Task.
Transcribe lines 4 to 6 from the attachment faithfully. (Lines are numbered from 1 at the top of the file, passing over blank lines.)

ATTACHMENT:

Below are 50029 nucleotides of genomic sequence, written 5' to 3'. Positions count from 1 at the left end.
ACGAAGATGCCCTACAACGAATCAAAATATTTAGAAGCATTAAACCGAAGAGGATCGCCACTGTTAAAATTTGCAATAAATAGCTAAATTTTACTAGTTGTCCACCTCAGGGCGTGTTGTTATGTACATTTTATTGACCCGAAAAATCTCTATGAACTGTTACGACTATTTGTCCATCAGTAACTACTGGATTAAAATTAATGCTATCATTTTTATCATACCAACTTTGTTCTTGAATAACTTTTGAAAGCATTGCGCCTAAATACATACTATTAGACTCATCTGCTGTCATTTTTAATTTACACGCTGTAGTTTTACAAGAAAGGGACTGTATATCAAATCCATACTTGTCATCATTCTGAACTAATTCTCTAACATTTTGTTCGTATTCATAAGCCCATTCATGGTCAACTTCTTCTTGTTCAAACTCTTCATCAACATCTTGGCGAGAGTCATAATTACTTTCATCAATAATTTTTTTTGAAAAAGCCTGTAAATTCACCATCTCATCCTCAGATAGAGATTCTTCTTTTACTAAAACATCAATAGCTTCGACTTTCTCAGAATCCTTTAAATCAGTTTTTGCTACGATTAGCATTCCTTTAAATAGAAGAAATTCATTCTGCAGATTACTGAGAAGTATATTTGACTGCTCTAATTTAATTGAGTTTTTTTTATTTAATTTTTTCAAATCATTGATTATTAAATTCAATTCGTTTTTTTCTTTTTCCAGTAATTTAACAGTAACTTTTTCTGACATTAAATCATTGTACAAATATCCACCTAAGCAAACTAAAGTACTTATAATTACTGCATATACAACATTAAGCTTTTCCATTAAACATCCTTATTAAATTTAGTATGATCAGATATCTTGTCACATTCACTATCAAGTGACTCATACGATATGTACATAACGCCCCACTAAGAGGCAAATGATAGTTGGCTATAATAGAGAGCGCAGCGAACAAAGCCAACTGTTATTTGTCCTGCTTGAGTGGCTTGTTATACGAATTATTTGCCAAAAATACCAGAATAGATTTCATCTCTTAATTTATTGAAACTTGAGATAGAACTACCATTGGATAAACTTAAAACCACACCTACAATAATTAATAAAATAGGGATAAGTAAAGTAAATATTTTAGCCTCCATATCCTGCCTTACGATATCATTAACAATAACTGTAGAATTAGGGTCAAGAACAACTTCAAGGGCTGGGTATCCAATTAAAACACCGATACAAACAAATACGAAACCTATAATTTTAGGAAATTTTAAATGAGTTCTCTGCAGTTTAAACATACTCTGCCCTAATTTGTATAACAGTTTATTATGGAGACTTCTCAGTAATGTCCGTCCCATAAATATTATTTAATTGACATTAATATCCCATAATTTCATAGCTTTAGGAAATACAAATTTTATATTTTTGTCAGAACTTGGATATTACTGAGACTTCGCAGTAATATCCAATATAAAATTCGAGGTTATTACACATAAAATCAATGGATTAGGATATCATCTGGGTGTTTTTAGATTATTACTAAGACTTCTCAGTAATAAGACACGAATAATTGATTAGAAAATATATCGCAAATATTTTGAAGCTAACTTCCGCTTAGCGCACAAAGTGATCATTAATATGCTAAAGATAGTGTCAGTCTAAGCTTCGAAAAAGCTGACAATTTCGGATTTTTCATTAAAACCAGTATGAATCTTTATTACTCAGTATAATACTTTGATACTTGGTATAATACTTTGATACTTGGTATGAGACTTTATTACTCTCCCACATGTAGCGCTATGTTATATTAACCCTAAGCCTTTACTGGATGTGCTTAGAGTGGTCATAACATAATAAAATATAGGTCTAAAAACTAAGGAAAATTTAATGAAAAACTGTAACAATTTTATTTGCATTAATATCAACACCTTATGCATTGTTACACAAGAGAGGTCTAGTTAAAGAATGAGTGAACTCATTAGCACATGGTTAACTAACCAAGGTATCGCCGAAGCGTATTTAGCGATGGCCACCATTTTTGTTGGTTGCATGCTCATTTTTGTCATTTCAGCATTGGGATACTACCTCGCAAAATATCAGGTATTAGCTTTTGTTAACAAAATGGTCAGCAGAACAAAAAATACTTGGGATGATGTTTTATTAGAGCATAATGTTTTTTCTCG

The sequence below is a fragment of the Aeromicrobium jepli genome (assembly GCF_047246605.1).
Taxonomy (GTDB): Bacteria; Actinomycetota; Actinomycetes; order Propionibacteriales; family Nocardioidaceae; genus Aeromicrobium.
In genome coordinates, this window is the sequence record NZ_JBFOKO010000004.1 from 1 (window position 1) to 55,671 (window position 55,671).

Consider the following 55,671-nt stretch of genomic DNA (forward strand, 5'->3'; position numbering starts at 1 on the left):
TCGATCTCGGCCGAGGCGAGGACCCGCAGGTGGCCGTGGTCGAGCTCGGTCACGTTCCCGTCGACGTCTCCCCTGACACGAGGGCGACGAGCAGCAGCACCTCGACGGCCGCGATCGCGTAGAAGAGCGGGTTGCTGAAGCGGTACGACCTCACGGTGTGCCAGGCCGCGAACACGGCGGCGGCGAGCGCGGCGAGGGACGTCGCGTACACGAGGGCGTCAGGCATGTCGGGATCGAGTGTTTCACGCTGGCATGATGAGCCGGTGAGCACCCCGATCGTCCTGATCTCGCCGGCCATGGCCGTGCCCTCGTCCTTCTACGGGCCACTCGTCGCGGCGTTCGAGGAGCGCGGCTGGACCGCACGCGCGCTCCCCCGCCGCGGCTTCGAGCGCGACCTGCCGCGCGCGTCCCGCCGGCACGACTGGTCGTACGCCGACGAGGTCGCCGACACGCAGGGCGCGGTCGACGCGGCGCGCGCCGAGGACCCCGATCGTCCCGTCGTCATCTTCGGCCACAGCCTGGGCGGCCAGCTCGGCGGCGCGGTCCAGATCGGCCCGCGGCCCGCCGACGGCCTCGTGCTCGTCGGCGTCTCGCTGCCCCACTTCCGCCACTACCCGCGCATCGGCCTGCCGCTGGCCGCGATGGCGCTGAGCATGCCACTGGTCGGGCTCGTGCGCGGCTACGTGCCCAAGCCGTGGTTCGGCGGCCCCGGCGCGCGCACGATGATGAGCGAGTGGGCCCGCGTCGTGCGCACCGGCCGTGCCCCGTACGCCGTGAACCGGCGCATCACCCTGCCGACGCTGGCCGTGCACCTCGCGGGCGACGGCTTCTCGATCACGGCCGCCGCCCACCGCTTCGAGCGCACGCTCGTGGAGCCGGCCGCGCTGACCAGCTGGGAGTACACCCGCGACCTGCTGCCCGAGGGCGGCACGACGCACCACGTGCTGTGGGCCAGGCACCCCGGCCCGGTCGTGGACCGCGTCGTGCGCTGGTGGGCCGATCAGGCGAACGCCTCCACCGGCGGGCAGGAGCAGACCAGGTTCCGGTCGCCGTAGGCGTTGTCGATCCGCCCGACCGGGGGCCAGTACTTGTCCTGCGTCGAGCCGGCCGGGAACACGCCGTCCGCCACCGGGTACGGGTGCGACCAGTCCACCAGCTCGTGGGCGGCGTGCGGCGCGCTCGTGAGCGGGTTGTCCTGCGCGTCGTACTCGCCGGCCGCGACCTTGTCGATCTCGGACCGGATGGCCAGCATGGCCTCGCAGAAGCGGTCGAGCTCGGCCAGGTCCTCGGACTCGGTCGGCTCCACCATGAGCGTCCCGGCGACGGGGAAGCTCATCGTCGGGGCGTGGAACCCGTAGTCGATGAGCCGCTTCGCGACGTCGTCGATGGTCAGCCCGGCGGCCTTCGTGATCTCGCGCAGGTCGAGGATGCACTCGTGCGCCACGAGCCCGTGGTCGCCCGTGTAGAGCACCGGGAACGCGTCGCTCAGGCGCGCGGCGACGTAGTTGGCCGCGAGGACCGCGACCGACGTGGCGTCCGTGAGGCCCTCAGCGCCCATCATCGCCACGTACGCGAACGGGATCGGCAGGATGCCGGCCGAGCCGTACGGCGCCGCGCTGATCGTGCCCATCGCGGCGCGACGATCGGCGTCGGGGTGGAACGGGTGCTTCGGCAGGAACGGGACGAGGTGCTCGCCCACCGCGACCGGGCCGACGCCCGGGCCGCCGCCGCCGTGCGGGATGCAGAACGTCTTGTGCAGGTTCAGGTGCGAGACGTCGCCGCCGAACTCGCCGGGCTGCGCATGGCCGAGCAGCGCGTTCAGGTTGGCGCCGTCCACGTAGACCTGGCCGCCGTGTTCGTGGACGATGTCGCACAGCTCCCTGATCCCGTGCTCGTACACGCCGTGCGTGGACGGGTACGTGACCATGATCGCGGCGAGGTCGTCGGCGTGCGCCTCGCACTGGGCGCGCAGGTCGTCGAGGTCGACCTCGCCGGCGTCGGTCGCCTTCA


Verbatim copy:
Taxonomy (GTDB): Bacteria; Actinomycetota; Actinomycetes; order Propionibacteriales; family Nocardioidaceae; genus Aeromicrobium.
In genome coordinates, this window is the sequence record NZ_JBFOKO010000004.1 from 1 (window position 1) to 55,671 (window position 55,671).

Consider the following 55,671-nt stretch of genomic DNA (forward strand, 5'->3'; position numbering starts at 1 on the left):